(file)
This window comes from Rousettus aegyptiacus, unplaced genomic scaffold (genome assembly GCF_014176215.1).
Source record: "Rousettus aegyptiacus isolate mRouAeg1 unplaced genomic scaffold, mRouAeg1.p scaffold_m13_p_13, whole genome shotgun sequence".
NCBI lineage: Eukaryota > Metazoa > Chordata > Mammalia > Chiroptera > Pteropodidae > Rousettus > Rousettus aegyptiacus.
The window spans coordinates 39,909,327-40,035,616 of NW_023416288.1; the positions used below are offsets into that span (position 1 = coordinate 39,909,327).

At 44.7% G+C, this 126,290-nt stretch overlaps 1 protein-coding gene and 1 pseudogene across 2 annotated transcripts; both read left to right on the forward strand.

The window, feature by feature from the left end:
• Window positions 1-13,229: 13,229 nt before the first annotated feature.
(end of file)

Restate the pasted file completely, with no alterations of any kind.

This window comes from Rousettus aegyptiacus, unplaced genomic scaffold (genome assembly GCF_014176215.1).
Source record: "Rousettus aegyptiacus isolate mRouAeg1 unplaced genomic scaffold, mRouAeg1.p scaffold_m13_p_13, whole genome shotgun sequence".
NCBI lineage: Eukaryota > Metazoa > Chordata > Mammalia > Chiroptera > Pteropodidae > Rousettus > Rousettus aegyptiacus.
The window spans coordinates 39,909,327-40,035,616 of NW_023416288.1; the positions used below are offsets into that span (position 1 = coordinate 39,909,327).

At 44.7% G+C, this 126,290-nt stretch overlaps 1 protein-coding gene and 1 pseudogene across 2 annotated transcripts; both read left to right on the forward strand.

The window, feature by feature from the left end:
• Window positions 1-13,229: 13,229 nt before the first annotated feature.